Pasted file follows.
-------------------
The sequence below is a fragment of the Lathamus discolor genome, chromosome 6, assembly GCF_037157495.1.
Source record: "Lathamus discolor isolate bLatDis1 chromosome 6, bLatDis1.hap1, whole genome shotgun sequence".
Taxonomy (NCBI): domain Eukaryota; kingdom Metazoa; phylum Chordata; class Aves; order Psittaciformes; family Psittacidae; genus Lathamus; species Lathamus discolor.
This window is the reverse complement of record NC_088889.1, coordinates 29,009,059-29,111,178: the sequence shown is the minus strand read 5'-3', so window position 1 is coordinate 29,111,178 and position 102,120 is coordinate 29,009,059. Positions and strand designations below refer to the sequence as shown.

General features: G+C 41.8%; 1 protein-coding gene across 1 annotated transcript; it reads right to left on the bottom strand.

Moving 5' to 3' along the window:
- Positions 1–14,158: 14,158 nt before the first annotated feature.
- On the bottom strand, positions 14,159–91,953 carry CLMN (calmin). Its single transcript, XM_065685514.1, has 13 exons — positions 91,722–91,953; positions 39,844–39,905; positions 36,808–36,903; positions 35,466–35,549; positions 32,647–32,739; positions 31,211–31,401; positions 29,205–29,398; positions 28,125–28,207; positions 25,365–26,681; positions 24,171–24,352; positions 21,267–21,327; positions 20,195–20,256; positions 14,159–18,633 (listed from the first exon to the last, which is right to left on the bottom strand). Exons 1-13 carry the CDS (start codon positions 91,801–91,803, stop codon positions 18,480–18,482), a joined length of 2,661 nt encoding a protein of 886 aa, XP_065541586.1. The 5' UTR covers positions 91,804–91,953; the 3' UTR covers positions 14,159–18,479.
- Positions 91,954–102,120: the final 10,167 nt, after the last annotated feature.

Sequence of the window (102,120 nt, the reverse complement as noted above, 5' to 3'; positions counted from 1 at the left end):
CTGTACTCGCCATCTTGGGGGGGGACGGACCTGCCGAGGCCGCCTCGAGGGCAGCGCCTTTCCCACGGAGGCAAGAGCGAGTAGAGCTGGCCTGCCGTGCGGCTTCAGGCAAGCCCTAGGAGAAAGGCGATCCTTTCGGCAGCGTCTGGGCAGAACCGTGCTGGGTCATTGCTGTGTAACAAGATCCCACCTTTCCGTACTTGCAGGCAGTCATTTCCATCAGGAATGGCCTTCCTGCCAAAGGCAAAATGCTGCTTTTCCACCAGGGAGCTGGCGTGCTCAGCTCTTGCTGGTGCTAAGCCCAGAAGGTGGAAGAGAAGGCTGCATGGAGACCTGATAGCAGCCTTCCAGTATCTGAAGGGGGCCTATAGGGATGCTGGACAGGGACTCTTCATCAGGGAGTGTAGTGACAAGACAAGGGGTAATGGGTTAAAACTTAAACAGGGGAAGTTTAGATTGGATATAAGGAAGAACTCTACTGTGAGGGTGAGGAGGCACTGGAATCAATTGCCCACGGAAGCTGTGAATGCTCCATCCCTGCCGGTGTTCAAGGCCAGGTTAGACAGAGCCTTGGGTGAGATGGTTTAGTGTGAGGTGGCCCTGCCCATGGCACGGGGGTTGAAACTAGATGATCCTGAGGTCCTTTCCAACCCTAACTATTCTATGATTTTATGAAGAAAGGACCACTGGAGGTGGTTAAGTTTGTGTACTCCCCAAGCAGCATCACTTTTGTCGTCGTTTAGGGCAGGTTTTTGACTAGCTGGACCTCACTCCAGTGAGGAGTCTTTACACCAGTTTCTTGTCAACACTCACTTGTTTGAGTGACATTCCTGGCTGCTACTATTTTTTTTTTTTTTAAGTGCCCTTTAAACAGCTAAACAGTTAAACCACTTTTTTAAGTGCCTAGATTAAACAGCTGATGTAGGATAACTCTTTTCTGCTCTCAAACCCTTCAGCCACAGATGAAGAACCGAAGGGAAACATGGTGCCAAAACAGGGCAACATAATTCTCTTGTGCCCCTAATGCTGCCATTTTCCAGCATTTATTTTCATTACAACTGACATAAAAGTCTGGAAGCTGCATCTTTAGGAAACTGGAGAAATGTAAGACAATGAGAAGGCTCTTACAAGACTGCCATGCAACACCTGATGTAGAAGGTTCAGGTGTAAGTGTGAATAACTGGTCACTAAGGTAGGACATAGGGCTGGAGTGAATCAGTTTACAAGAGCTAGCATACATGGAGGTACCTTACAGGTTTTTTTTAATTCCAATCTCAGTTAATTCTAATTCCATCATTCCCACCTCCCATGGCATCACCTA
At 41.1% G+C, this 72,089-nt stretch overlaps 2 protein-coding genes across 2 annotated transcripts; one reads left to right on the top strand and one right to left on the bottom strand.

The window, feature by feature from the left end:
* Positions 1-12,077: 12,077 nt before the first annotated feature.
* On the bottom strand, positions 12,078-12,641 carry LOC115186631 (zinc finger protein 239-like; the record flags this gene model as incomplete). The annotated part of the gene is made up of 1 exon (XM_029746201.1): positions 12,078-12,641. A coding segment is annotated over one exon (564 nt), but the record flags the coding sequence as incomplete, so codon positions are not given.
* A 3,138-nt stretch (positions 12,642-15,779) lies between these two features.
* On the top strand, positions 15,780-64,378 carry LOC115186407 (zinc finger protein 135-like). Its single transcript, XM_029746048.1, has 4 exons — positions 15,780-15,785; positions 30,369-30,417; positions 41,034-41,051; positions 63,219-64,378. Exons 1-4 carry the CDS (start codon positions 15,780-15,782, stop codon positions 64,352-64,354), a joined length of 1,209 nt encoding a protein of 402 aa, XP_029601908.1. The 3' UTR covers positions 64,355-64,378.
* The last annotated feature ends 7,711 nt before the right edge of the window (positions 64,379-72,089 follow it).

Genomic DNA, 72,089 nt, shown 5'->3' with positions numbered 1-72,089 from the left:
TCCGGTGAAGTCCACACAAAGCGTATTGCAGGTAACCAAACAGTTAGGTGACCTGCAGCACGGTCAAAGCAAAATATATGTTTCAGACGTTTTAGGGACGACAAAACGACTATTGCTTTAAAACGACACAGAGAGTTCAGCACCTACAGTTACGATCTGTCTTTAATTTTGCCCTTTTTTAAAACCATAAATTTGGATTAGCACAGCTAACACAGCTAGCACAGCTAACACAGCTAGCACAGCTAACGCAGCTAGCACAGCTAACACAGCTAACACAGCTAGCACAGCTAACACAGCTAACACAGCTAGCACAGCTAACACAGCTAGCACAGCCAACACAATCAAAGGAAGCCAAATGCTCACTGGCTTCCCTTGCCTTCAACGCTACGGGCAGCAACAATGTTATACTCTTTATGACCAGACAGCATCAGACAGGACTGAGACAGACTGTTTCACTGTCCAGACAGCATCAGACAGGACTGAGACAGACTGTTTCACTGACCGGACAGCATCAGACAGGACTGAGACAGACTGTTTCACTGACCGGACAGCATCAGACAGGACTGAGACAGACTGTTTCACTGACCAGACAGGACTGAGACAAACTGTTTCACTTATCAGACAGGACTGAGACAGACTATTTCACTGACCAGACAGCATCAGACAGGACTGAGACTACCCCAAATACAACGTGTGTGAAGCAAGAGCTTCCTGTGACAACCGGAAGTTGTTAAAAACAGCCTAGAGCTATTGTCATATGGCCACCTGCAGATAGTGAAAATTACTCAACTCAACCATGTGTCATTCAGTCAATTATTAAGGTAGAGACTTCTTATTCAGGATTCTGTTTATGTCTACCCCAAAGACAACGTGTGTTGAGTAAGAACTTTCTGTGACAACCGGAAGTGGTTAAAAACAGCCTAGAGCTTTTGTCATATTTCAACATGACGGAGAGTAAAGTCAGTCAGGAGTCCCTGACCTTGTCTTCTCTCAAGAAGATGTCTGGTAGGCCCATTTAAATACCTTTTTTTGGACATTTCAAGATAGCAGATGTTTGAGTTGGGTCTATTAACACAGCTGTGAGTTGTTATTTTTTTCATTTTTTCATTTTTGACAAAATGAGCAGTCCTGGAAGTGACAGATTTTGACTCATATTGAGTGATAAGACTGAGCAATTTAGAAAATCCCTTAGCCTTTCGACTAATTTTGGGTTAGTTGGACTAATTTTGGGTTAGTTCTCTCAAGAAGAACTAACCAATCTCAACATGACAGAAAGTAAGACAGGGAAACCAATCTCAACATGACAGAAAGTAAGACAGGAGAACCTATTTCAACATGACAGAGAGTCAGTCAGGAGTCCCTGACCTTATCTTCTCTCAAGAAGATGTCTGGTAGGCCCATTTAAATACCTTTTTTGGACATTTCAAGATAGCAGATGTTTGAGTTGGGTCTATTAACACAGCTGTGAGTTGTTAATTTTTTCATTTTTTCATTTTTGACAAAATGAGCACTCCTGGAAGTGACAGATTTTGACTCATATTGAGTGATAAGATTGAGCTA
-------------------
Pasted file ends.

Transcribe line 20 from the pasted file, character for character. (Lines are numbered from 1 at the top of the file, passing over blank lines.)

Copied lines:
TCCGGTGAAGTCCACACAAAGCGTATTGCAGGTAACCAAACAGTTAGGTGACCTGCAGCACGGTCAAAGCAAAATATATGTTTCAGACGTTTTAGGGACGACAAAACGACTATTGCTTTAAAACGACACAGAGAGTTCAGCACCTACAGTTACGATCTGTCTTTAATTTTGCCCTTTTTTAAAACCATAAATTTGGATTAGCACAGCTAACACAGCTAGCACAGCTAACACAGCTAGCACAGCTAACGCAGCTAGCACAGCTAACACAGCTAACACAGCTAGCACAGCTAACACAGCTAACACAGCTAGCACAGCTAACACAGCTAGCACAGCCAACACAATCAAAGGAAGCCAAATGCTCACTGGCTTCCCTTGCCTTCAACGCTACGGGCAGCAACAATGTTATACTCTTTATGACCAGACAGCATCAGACAGGACTGAGACAGACTGTTTCACTGTCCAGACAGCATCAGACAGGACTGAGACAGACTGTTTCACTGACCGGACAGCATCAGACAGGACTGAGACAGACTGTTTCACTGACCGGACAGCATCAGACAGGACTGAGACAGACTGTTTCACTGACCAGACAGGACTGAGACAAACTGTTTCACTTATCAGACAGGACTGAGACAGACTATTTCACTGACCAGACAGCATCAGACAGGACTGAGACTACCCCAAATACAACGTGTGTGAAGCAAGAGCTTCCTGTGACAACCGGAAGTTGTTAAAAACAGCCTAGAGCTATTGTCATATGGCCACCTGCAGATAGTGAAAATTACTCAACTCAACCATGTGTCATTCAGTCAATTATTAAGGTAGAGACTTCTTATTCAGGATTCTGTTTATGTCTACCCCAAAGACAACGTGTGTTGAGTAAGAACTTTCTGTGACAACCGGAAGTGGTTAAAAACAGCCTAGAGCTTTTGTCATATTTCAACATGACGGAGAGTAAAGTCAGTCAGGAGTCCCTGACCTTGTCTTCTCTCAAGAAGATGTCTGGTAGGCCCATTTAAATACCTTTTTTTGGACATTTCAAGATAGCAGATGTTTGAGTTGGGTCTATTAACACAGCTGTGAGTTGTTATTTTTTTCATTTTTTCATTTTTGACAAAATGAGCAGTCCTGGAAGTGACAGATTTTGACTCATATTGAGTGATAAGACTGAGCAATTTAGAAAATCCCTTAGCCTTTCGACTAATTTTGGGTTAGTTGGACTAATTTTGGGTTAGTTCTCTCAAGAAGAACTAACCAATCTCAACATGACAGAAAGTAAGACAGGGAAACCAATCTCAACATGACAGAAAGTAAGACAGGAGAACCTATTTCAACATGACAGAGAGTCAGTCAGGAGTCCCTGACCTTATCTTCTCTCAAGAAGATGTCTGGTAGGCCCATTTAAATACCTTTTTTGGACATTTCAAGATAGCAGATGTTTGAGTTGGGTCTATTAACACAGCTGTGAGTTGTTAATTTTTTCATTTTTTCATTTTTGACAAAATGAGCACTCCTGGAAGTGACAGATTTTGACTCATATTGAGTGATAAGATTGAGCTA